According to industry tracker PitchBook, Sound Physicians received $157.154 million of development capital from undisclosed investors in October 2022. The company also took on $235 million in debt after the buyout, according to industry tracker PitchBook. 

The investment in Sound Physicians follows a wave of activity by private investors who have poured money into buying up dental offices, eye care clinics and other physician practices. Critics worry that private equity-owned health care providers cut costs or provide unnecessary services in order to maximize returns. 

Oregon has a relatively low concentration of physician practices owned by private equity. For his part, Bowman, the lawmaker, argued to The Lund Report that  private equity is incentivized to “squeeze as much profit as humanly possible out of an entity in a short period of time.”

“It’s patients who get squeezed,” he said. 

Oreon law requires licensed physicians to have a majority control over professional corporations set up to practice medicine. Bowman’s bill seeks to close a loophole that allows corporations to get around this requirement by setting up a limited liability company or a limited liability partnership.

How Sound Physicians is organized in Oregon is murky. 

In October, a company called Sound Physicians Anesthesiology of Oregon registered to do business in Oregon, according to state filings. It was registered by a Brentwood, Tennessee-based company named Hospitalist Medicine Physicians of Washington - TCS, PLLC.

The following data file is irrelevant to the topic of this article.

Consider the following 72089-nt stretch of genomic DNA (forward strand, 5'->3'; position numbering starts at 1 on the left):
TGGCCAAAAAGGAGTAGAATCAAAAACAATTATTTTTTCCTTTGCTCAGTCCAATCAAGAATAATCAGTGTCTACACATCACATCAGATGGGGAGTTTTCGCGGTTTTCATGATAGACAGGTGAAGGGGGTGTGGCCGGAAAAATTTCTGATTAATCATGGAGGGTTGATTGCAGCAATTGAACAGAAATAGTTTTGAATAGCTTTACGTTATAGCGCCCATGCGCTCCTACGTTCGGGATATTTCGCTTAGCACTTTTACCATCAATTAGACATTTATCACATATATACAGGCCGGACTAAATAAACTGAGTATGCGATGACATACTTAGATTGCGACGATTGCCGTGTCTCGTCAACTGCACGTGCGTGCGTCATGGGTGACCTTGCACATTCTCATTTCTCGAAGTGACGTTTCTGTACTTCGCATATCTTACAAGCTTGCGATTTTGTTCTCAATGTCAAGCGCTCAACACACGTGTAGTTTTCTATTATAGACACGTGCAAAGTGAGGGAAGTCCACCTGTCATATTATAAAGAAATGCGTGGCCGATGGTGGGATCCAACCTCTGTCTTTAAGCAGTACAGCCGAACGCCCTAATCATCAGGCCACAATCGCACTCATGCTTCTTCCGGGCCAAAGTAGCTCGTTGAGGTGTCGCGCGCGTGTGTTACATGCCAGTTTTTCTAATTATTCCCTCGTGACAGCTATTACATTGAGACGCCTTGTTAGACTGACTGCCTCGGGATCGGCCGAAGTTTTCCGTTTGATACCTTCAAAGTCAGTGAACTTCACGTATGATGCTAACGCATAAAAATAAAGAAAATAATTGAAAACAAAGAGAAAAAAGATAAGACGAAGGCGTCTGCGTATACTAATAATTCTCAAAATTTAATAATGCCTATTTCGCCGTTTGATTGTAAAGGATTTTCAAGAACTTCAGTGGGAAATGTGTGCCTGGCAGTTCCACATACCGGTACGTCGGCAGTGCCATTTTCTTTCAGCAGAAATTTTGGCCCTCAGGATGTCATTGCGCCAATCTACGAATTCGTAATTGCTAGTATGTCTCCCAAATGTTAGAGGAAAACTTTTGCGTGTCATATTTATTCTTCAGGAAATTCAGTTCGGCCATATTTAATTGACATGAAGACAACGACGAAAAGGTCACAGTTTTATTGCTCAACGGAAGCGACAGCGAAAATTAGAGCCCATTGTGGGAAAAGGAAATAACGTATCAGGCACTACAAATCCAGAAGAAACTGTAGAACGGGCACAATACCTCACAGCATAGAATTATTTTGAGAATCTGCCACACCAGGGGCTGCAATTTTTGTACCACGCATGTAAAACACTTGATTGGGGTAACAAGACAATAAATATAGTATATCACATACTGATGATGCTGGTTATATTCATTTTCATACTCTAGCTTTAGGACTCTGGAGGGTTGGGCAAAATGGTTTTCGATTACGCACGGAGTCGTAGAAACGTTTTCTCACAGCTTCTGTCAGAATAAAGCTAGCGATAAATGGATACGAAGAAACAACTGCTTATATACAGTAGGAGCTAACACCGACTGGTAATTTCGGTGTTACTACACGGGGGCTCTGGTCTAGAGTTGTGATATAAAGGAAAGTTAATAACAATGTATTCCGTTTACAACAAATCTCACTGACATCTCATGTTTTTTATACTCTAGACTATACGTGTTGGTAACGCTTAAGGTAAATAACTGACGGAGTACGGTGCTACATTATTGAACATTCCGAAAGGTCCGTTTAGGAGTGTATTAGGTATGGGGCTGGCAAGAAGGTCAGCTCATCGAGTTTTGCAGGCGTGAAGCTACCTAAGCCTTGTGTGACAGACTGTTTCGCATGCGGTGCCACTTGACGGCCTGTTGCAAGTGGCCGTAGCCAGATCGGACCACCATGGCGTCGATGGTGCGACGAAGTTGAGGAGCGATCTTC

The same company is also registered in Washington where state filings list Robert Bessler as its manager. Bessler is founder and board member of Sound Physicians. 

“Everyone is suffering”

Around the county anesthesiologists are in short supply

After losing the contract with Providence, Luckert said she worried it would result in an exodus of anesthesiologists from Portland who might see it as a chance to transition to another job in another part of the country. She said she heard from anesthesiologists who told her they received five texts from recruiters. She also worried they might jump ship to staffing agencies and travel to Florida or Texas for a few weeks. 

But she said that so far that hasn’t happened. 

It’s not clear why Sound Physicians lacked staffing to fulfill their contract with Providence when it went into effect.

Sound Physicians is offering $575,000 to $650,000 to recruit anesthesiologists in Portland with a $75,000 bonus. The average salary for an anesthesiologist in Oregon is $312,924, according to job website Glassdoor. 

Jane Zhu, an assistant professor of medicine at OHSU who has studied private equity, told The Lund Report that there are a lot of factors that go into a business decision on contracting, including local market contexts, costs and management decisions. 

“The reasons for this contracting change are unclear to the public,” she said. 

Balentine told The Lund Report she did 50 surgeries between Oct. 1 and Nov. 15 before Providence curtailed procedures. Those included surgeries to treat retinal detachments, cataracts and others, she said. One of her patients can’t drive at night because they need cataract surgery in both eyes, she said.

“It affects every speciality,” Balentine said. “Everyone is suffering.”

You can reach Jake Thomas at [email protected] or via at @jakethomas2009.


Submitted by Thomas S Duncan on Mon, 12/25/2023 - 12:41 Permalink

That trend might be called "the industrialization of medicine."  Accelerating since the mid -90's, it has now become a race to the bottom.

Too many rent seekers